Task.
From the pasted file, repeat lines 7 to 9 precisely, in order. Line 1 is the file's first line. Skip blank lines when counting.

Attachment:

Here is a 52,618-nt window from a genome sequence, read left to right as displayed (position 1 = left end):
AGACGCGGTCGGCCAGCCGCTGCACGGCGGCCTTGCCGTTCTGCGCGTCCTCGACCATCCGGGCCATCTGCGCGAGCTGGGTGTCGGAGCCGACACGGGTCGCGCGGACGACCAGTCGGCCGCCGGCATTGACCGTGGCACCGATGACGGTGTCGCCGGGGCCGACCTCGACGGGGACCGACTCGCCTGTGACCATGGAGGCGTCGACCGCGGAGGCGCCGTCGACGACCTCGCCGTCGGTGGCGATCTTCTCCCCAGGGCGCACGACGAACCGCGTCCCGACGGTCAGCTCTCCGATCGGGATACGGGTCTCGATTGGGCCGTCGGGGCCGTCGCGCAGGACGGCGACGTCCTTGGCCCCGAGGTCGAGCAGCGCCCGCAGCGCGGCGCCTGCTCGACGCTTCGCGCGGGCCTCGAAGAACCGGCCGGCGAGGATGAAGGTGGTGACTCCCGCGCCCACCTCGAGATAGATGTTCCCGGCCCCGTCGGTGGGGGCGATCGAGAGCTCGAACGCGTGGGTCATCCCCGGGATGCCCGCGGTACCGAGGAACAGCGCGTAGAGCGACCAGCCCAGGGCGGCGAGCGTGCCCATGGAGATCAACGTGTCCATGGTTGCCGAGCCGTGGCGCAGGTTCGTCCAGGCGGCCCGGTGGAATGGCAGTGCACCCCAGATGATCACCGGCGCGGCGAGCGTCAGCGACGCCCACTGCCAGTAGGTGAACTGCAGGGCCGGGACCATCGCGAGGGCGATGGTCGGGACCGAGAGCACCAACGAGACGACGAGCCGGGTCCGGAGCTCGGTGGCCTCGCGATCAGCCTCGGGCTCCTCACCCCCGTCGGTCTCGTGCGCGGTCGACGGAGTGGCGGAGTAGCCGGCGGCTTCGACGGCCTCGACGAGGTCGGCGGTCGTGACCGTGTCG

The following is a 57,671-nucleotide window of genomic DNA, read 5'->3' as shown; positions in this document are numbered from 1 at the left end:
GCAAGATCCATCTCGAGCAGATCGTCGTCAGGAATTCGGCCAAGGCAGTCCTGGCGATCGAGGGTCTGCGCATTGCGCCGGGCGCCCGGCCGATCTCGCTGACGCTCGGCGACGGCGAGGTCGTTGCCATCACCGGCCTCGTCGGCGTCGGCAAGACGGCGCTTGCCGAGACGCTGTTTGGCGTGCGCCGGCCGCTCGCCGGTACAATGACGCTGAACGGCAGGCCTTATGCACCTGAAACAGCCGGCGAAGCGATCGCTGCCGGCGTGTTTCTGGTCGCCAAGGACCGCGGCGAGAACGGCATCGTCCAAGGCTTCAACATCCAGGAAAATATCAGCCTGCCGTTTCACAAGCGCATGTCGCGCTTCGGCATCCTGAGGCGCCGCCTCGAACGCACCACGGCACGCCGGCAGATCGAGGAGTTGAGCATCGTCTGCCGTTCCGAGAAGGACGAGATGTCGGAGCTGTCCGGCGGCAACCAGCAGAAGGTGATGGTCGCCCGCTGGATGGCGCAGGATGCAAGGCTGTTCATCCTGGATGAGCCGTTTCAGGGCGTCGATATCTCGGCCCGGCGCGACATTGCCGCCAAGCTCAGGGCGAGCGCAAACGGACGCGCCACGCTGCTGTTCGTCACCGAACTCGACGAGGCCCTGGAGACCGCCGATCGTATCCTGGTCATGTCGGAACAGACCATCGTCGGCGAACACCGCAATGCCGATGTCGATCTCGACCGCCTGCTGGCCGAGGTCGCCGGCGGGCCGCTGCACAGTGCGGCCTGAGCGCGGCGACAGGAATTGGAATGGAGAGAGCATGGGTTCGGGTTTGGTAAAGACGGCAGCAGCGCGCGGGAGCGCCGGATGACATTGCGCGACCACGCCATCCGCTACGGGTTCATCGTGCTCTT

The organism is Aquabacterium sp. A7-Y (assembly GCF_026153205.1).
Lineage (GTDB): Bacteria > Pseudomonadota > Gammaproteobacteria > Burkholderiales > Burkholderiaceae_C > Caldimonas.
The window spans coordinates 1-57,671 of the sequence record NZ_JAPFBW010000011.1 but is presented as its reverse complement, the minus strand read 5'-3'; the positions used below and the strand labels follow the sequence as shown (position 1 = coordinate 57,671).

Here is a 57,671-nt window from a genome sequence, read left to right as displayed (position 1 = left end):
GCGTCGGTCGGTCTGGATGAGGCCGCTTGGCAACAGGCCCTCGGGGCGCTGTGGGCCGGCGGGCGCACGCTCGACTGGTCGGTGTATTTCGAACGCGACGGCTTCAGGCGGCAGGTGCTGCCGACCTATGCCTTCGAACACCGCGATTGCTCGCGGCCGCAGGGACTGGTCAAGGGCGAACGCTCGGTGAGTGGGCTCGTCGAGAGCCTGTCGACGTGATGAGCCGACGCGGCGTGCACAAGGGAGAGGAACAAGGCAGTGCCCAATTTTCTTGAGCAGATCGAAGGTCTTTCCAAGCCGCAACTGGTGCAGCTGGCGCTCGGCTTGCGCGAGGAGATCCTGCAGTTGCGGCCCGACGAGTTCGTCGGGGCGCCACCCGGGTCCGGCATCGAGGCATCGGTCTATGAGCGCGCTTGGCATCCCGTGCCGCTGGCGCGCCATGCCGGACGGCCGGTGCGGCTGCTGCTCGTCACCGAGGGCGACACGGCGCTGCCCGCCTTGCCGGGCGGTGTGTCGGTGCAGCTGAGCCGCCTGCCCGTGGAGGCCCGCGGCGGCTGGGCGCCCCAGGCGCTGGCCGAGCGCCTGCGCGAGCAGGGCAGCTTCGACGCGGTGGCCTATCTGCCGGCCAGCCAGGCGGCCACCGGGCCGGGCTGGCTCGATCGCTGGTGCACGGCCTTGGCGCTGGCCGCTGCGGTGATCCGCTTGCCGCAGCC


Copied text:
The window spans coordinates 1-57,671 of the sequence record NZ_JAPFBW010000011.1 but is presented as its reverse complement, the minus strand read 5'-3'; the positions used below and the strand labels follow the sequence as shown (position 1 = coordinate 57,671).

Here is a 57,671-nt window from a genome sequence, read left to right as displayed (position 1 = left end):
GCGTCGGTCGGTCTGGATGAGGCCGCTTGGCAACAGGCCCTCGGGGCGCTGTGGGCCGGCGGGCGCACGCTCGACTGGTCGGTGTATTTCGAACGCGACGGCTTCAGGCGGCAGGTGCTGCCGACCTATGCCTTCGAACACCGCGATTGCTCGCGGCCGCAGGGACTGGTCAAGGGCGAACGCTCGGTGAGTGGGCTCGTCGAGAGCCTGTCGACGTGATGAGCCGACGCGGCGTGCACAAGGGAGAGGAACAAGGCAGTGCCCAATTTTCTTGAGCAGATCGAAGGTCTTTCCAAGCCGCAACTGGTGCAGCTGGCGCTCGGCTTGCGCGAGGAGATCCTGCAGTTGCGGCCCGACGAGTTCGTCGGGGCGCCACCCGGGTCCGGCATCGAGGCATCGGTCTATGAGCGCGCTTGGCATCCCGTGCCGCTGGCGCGCCATGCCGGACGGCCGGTGCGGCTGCTGCTCGTCACCGAGGGCGACACGGCGCTGCCCGCCTTGCCGGGCGGTGTGTCGGTGCAGCTGAGCCGCCTGCCCGTGGAGGCCCGCGGCGGCTGGGCGCCCCAGGCGCTGGCCGAGCGCCTGCGCGAGCAGGGCAGCTTCGACGCGGTGGCCTATCTGCCGGCCAGCCAGGCGGCCACCGGGCCGGGCTGGCTCGATCGCTGGTGCACGGCCTTGGCGCTGGCCGCTGCGGTGATCCGCTTGCCGCAGCC